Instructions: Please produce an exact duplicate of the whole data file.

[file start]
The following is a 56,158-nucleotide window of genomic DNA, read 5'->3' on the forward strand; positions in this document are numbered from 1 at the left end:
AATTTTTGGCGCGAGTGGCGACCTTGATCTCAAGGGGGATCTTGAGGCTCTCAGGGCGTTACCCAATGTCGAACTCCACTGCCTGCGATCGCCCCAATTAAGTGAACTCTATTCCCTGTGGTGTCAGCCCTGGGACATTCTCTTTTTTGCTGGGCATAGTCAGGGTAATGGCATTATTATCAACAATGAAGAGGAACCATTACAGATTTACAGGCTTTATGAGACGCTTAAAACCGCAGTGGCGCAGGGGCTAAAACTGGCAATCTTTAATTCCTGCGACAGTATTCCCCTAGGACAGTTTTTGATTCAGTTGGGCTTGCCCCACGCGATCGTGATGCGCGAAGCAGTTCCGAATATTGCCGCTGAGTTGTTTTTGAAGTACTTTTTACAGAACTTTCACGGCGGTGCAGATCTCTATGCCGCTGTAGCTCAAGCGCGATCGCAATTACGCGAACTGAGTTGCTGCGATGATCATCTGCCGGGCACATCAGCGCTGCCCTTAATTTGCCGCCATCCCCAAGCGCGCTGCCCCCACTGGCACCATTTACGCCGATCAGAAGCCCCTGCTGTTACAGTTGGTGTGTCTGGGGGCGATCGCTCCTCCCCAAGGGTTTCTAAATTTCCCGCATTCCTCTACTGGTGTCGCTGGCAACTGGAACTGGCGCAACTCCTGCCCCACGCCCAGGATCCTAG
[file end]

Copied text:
The following is a 56,158-nucleotide window of genomic DNA, read 5'->3' on the forward strand; positions in this document are numbered from 1 at the left end:
AATTTTTGGCGCGAGTGGCGACCTTGATCTCAAGGGGGATCTTGAGGCTCTCAGGGCGTTACCCAATGTCGAACTCCACTGCCTGCGATCGCCCCAATTAAGTGAACTCTATTCCCTGTGGTGTCAGCCCTGGGACATTCTCTTTTTTGCTGGGCATAGTCAGGGTAATGGCATTATTATCAACAATGAAGAGGAACCATTACAGATTTACAGGCTTTATGAGACGCTTAAAACCGCAGTGGCGCAGGGGCTAAAACTGGCAATCTTTAATTCCTGCGACAGTATTCCCCTAGGACAGTTTTTGATTCAGTTGGGCTTGCCCCACGCGATCGTGATGCGCGAAGCAGTTCCGAATATTGCCGCTGAGTTGTTTTTGAAGTACTTTTTACAGAACTTTCACGGCGGTGCAGATCTCTATGCCGCTGTAGCTCAAGCGCGATCGCAATTACGCGAACTGAGTTGCTGCGATGATCATCTGCCGGGCACATCAGCGCTGCCCTTAATTTGCCGCCATCCCCAAGCGCGCTGCCCCCACTGGCACCATTTACGCCGATCAGAAGCCCCTGCTGTTACAGTTGGTGTGTCTGGGGGCGATCGCTCCTCCCCAAGGGTTTCTAAATTTCCCGCATTCCTCTACTGGTGTCGCTGGCAACTGGAACTGGCGCAACTCCTGCCCCACGCCCAGGATCCTAG